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German Intelligence Spying On Allies, Recorded Kerry, Clinton, and Kofi Annan 170

cold fjord writes: According to Foreign Policy, "The revelation that Germany spies on Turkey, a NATO member, should dispel any notion that spying on allies violates the unwritten rules of international espionage. ... For nearly a year, the extent of NSA surveillance on German leaders ... has drawn stern rebuke from the German political and media establishment. ... Merkel went so far as to publicly oust the CIA station chief in Berlin. 'Spying among friends is not at all acceptable,' Merkel said. ... [C]alls made by Secretary of State John Kerry and former Secretary of State Hillary Clinton were accidentally recorded. ... 'It's a kind of delightful revelation given the fact that the Germans have been on their high horse.' Christian Whiton, a former ... State Department senior advisor, added that the report on German spying is a perfect example of why rifts over intelligence among allies should be handled quietly and privately." The Wall Street Journal adds, "Cem Özdemir, the head of the Green party and a leading German politician of Turkish descent, told Spiegel Online it would be 'irresponsible' for German spies not to target Turkey given its location as a transit country for Islamic State militants from Europe." Further details at Spiegel Online and The Wall Street Journal."
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German Intelligence Spying On Allies, Recorded Kerry, Clinton, and Kofi Annan

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  • No surprise here (Score:5, Interesting)

    by dreamchaser ( 49529 ) on Tuesday August 19, 2014 @03:32PM (#47705825) Homepage Journal

    Anyone who thought that Germany's protests over surveillance was anything other than hypocritical bullshit is an idiot. All countries spy on all other countries. They always have and they always will.

  • by Rosco P. Coltrane ( 209368 ) on Tuesday August 19, 2014 @04:00PM (#47706127)

    'Spying among friends is not at all acceptable,' Merkel said

    And I doubt very much Turkey is a true friend of Germany: it's a economical, immigration and to a certain extent, religious threat to Germany - or at least perceived as such by a sizeable part of the German population. It's also a liability, as it's capable of singlehandedly dragging Germany into the huge Iraqi and middle-eastern quagmire if it starts to get involved and calls on NATO members to provide help.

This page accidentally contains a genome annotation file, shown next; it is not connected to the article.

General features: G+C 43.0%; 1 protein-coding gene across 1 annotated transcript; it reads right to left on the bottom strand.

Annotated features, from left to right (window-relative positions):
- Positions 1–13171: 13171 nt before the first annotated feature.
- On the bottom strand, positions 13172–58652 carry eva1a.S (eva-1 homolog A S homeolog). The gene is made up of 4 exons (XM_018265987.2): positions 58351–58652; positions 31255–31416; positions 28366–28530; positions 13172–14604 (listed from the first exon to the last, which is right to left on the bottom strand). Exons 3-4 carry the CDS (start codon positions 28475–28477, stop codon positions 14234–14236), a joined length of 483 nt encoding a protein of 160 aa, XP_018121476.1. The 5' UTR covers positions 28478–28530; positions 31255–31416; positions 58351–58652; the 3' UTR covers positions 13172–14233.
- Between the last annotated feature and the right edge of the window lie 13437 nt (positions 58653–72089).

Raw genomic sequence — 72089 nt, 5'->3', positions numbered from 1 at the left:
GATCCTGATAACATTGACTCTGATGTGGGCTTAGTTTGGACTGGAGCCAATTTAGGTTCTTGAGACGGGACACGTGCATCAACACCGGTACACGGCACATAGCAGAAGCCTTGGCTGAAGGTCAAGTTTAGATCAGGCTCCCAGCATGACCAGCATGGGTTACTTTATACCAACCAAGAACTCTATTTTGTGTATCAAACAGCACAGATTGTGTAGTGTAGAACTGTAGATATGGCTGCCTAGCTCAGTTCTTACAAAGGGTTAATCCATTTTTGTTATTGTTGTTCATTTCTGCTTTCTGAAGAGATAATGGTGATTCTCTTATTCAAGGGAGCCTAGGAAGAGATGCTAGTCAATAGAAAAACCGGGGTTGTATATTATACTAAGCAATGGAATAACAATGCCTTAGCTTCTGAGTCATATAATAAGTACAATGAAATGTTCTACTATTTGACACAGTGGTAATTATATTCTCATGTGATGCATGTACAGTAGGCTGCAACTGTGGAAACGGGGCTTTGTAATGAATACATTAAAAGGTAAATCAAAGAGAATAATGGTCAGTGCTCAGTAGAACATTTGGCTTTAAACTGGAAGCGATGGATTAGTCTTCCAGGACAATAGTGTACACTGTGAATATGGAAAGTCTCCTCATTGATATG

Turkey just happens to be a member of NATO like Germany, is all. That doesn't make the two friends.

  • Re:Turkey, ha! (Score:5, Interesting)

    by swb ( 14022 ) on Tuesday August 19, 2014 @04:40PM (#47706553)

    Your explanation is extreme, but Turkey is very much a wild card in the current scheme of things.

    Erdogan's Islamist politics alone make Western powers nervous after years of dependable pro-Western/anti-Islamist governments, enforced as needed by the Turkish military.

    Throw in Turkey's desire to play a leadership role in the Middle East coupled with the fact that what we call "the Middle East" was basically territory of the Ottoman Empire through about the end of the 19th century and it's not hard to see the guys who move around chess pieces on maps get a little curious as to what's happening there.

  • by gtall ( 79522 ) on Tuesday August 19, 2014 @04:52PM (#47706665)

    Yep, after Western sanctions on Putin's Russia, Turkey recently announced they were going to make trade deals with Russia to make up for what the sanctions were stopping.

    I think in the past, Turkey was a real member of NATO. Now, they are not really and Erdogan is creating another theocracy. In 10 years, there will be no democracy left in Turkey and no reason to keep Turkey in NATO.

  • Re:Bottom line... (Score:1, Interesting)

    by hsthompson69 ( 1674722 ) on Tuesday August 19, 2014 @09:32PM (#47708729)

    In democracy they are not meant to rule, they are meant to lead, they are meant represent the voice of the people.

    It's funny - proponents of democracy seem to believe that the masses cannot possibly be mistaken in their choices of leaders, but once those leaders are chosen, the masses cannot possibly be trusted to their own devices and must have policies and rules and regulations dictated to them by their infallible leaders.

    I guess I've got no problem with the voice of the people as long as it's not imposed on individuals who may dissent.

"I don't believe in sweeping social change being manifested by one person, unless he has an atomic weapon." -- Howard Chaykin